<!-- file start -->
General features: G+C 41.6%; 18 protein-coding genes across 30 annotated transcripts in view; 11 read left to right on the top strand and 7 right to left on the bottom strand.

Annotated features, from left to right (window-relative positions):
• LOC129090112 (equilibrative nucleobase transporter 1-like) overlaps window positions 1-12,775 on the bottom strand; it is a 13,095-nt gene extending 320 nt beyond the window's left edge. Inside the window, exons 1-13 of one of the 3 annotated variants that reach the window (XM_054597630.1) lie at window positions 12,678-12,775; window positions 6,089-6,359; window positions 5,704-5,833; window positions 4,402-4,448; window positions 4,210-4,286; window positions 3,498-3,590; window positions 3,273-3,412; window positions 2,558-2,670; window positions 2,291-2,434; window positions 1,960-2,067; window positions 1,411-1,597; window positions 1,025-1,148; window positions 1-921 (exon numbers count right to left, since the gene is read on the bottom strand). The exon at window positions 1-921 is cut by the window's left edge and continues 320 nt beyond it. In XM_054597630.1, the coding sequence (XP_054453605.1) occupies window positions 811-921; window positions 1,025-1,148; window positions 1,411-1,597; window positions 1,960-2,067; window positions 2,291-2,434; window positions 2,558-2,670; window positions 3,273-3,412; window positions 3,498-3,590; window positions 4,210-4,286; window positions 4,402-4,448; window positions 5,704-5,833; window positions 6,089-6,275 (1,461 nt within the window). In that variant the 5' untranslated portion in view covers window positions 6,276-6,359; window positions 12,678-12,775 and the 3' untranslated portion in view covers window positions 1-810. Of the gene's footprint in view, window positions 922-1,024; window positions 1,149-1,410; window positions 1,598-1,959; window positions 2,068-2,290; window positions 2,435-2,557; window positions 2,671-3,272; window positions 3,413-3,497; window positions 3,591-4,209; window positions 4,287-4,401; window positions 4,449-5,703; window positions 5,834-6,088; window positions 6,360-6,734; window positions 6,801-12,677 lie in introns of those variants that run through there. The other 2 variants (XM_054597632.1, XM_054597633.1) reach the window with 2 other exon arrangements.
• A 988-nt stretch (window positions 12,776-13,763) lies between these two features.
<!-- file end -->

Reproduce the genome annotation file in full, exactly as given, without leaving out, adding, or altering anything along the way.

General features: G+C 41.6%; 18 protein-coding genes across 30 annotated transcripts in view; 11 read left to right on the top strand and 7 right to left on the bottom strand.

Annotated features, from left to right (window-relative positions):
• LOC129090112 (equilibrative nucleobase transporter 1-like) overlaps window positions 1-12,775 on the bottom strand; it is a 13,095-nt gene extending 320 nt beyond the window's left edge. Inside the window, exons 1-13 of one of the 3 annotated variants that reach the window (XM_054597630.1) lie at window positions 12,678-12,775; window positions 6,089-6,359; window positions 5,704-5,833; window positions 4,402-4,448; window positions 4,210-4,286; window positions 3,498-3,590; window positions 3,273-3,412; window positions 2,558-2,670; window positions 2,291-2,434; window positions 1,960-2,067; window positions 1,411-1,597; window positions 1,025-1,148; window positions 1-921 (exon numbers count right to left, since the gene is read on the bottom strand). The exon at window positions 1-921 is cut by the window's left edge and continues 320 nt beyond it. In XM_054597630.1, the coding sequence (XP_054453605.1) occupies window positions 811-921; window positions 1,025-1,148; window positions 1,411-1,597; window positions 1,960-2,067; window positions 2,291-2,434; window positions 2,558-2,670; window positions 3,273-3,412; window positions 3,498-3,590; window positions 4,210-4,286; window positions 4,402-4,448; window positions 5,704-5,833; window positions 6,089-6,275 (1,461 nt within the window). In that variant the 5' untranslated portion in view covers window positions 6,276-6,359; window positions 12,678-12,775 and the 3' untranslated portion in view covers window positions 1-810. Of the gene's footprint in view, window positions 922-1,024; window positions 1,149-1,410; window positions 1,598-1,959; window positions 2,068-2,290; window positions 2,435-2,557; window positions 2,671-3,272; window positions 3,413-3,497; window positions 3,591-4,209; window positions 4,287-4,401; window positions 4,449-5,703; window positions 5,834-6,088; window positions 6,360-6,734; window positions 6,801-12,677 lie in introns of those variants that run through there. The other 2 variants (XM_054597632.1, XM_054597633.1) reach the window with 2 other exon arrangements.
• A 988-nt stretch (window positions 12,776-13,763) lies between these two features.